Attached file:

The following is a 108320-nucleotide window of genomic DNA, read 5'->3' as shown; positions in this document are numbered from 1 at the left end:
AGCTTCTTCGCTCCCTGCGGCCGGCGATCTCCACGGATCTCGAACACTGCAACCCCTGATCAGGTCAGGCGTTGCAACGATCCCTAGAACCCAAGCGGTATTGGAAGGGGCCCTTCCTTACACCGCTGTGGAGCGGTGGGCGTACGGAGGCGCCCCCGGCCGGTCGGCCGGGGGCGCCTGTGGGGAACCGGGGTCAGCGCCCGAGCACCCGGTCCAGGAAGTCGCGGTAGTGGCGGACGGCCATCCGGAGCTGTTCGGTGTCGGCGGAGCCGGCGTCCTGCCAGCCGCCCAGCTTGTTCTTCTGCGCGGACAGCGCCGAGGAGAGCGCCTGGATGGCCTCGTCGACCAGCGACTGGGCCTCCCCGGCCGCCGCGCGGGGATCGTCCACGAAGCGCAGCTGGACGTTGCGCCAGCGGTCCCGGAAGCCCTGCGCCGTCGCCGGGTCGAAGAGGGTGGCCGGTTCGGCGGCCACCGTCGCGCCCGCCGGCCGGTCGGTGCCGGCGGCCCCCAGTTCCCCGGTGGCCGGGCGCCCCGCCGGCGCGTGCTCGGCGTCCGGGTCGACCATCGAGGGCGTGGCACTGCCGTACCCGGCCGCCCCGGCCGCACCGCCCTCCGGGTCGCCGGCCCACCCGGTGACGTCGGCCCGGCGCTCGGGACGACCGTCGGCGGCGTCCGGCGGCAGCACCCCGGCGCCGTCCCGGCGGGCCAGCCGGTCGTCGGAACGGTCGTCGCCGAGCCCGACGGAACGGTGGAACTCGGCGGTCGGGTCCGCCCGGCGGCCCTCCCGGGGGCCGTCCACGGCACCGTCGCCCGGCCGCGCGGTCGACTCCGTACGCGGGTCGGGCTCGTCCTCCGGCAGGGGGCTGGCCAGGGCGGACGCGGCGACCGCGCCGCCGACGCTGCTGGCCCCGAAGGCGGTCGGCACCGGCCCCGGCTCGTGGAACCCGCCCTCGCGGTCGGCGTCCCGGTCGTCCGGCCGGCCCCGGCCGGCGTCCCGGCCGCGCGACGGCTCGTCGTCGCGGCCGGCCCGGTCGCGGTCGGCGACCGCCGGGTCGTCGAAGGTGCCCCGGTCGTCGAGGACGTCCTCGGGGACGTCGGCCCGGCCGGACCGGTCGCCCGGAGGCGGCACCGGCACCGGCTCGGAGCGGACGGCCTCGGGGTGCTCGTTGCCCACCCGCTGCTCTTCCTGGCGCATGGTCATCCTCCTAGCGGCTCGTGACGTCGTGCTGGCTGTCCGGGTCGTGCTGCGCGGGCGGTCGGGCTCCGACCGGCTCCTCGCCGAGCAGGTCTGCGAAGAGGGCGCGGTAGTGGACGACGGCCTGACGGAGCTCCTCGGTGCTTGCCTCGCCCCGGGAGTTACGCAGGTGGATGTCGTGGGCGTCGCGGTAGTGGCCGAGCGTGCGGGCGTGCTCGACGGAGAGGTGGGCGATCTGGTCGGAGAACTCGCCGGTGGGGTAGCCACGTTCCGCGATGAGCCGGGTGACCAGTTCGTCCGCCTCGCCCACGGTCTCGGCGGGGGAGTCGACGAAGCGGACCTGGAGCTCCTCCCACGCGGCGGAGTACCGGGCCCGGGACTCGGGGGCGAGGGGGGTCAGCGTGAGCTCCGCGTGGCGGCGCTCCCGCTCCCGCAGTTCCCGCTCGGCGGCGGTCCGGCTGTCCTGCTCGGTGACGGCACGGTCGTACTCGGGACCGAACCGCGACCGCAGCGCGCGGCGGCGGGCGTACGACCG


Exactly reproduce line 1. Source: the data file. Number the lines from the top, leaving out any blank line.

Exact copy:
The following is a 108320-nucleotide window of genomic DNA, read 5'->3' as shown; positions in this document are numbered from 1 at the left end: